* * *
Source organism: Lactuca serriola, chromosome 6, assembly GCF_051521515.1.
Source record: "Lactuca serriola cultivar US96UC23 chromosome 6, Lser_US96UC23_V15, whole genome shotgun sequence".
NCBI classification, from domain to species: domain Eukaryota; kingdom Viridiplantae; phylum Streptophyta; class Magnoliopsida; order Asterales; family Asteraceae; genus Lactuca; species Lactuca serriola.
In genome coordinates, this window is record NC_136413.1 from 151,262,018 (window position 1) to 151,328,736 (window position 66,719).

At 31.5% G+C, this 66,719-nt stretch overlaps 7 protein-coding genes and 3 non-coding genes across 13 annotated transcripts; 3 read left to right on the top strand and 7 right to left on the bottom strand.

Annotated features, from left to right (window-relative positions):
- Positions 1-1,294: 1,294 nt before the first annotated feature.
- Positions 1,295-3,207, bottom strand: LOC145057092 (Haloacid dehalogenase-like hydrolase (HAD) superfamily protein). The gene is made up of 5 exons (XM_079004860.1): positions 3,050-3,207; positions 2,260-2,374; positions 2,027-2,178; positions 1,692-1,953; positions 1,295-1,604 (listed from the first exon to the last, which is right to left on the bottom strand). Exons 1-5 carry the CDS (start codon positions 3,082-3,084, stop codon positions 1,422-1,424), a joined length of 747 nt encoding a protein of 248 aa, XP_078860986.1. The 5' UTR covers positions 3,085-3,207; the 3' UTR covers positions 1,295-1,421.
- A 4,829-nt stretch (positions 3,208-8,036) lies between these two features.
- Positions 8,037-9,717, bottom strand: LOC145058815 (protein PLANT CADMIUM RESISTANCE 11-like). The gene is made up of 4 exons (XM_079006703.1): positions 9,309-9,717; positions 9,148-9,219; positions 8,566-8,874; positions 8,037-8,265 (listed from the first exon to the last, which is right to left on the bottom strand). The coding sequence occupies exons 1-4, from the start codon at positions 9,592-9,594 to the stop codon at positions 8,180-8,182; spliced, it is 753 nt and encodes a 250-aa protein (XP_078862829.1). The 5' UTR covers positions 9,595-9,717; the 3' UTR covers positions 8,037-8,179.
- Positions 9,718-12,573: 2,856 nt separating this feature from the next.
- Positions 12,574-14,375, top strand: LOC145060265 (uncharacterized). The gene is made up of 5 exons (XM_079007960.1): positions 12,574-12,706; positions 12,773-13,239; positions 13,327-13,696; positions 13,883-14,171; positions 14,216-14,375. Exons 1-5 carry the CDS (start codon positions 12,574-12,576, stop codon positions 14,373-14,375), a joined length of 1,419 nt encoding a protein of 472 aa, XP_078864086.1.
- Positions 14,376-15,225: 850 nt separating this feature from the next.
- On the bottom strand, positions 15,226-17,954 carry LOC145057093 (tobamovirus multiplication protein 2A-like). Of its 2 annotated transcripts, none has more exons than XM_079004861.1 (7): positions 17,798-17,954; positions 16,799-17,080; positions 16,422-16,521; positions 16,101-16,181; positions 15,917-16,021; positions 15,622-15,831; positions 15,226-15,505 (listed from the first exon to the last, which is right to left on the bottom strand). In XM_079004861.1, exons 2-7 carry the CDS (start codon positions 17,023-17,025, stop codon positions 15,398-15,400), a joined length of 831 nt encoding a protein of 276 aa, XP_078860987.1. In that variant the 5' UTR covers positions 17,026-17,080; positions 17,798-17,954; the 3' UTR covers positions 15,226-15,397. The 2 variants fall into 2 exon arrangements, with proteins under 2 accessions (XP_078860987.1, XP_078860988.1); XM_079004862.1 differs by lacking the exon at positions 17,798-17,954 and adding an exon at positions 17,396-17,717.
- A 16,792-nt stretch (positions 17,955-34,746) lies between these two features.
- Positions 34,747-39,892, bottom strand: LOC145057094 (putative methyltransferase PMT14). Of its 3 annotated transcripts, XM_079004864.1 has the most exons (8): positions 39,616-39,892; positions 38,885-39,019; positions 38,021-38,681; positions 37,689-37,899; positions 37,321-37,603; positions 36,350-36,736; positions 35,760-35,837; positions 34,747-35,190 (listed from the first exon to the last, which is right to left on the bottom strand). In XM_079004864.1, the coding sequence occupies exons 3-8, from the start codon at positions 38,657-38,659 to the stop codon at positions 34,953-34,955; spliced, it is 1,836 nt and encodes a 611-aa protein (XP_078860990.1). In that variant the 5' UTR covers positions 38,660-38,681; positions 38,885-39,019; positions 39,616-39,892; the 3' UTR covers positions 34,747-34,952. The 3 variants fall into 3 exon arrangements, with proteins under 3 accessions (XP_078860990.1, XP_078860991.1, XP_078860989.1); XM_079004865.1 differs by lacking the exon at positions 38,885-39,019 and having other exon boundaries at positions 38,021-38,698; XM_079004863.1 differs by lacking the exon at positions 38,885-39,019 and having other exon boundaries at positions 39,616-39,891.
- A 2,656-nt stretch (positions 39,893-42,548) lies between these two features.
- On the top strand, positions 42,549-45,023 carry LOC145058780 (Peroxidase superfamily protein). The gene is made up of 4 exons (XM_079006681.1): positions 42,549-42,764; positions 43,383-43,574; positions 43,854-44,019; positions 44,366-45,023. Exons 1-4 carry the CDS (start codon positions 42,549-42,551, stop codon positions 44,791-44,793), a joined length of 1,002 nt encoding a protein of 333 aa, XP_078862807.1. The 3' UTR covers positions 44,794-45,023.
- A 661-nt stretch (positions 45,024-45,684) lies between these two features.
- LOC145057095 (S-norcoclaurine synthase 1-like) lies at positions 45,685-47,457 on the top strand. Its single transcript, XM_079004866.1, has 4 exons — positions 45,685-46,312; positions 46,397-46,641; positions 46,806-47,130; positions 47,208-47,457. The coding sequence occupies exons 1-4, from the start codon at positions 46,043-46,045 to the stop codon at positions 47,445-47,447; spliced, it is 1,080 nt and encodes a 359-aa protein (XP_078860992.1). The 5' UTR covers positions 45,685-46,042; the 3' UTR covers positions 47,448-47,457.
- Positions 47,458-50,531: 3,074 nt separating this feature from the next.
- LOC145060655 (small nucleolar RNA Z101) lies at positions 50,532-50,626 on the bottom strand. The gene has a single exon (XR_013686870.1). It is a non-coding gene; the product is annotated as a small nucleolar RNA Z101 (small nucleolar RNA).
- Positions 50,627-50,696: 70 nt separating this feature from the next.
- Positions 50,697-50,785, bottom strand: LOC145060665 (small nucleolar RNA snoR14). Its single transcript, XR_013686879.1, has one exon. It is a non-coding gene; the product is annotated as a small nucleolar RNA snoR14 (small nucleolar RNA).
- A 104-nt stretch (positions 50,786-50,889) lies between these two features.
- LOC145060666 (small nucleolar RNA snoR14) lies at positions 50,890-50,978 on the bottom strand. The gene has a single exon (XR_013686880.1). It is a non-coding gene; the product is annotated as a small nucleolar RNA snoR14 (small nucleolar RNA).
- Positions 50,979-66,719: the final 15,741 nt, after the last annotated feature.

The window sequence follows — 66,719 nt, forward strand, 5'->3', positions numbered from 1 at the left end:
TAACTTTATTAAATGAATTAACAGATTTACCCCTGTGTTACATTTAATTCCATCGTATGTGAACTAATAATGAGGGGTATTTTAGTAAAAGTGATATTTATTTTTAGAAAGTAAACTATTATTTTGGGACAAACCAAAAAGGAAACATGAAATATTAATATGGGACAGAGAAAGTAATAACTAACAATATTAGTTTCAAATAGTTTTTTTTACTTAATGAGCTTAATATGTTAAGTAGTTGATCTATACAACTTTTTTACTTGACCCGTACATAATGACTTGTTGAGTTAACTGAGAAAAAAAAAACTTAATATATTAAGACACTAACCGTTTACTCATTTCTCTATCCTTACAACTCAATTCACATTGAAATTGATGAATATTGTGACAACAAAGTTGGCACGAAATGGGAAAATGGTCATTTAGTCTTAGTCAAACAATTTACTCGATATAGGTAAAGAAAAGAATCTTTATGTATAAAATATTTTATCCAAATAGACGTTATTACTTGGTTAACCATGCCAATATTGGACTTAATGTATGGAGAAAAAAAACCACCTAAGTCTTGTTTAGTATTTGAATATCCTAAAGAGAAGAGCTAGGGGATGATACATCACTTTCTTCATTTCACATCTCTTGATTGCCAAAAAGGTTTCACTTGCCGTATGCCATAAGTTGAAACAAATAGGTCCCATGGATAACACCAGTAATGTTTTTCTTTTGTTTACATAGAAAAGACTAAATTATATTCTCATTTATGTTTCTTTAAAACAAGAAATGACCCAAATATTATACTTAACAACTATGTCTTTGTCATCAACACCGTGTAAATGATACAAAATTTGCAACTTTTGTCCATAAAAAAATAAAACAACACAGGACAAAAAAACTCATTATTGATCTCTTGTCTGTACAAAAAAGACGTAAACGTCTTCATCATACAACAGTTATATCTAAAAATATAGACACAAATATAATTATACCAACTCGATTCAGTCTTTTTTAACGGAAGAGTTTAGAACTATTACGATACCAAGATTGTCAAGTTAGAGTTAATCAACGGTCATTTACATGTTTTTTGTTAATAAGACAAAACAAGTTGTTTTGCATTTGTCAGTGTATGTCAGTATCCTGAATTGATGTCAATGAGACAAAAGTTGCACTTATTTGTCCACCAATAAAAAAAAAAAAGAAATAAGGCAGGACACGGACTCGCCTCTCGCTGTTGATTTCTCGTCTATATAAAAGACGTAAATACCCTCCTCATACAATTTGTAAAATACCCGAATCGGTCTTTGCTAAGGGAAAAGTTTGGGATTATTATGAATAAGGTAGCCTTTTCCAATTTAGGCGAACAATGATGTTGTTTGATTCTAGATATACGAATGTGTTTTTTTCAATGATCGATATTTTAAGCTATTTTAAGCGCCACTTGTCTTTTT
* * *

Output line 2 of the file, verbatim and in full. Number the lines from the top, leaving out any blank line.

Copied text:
Source record: "Lactuca serriola cultivar US96UC23 chromosome 6, Lser_US96UC23_V15, whole genome shotgun sequence".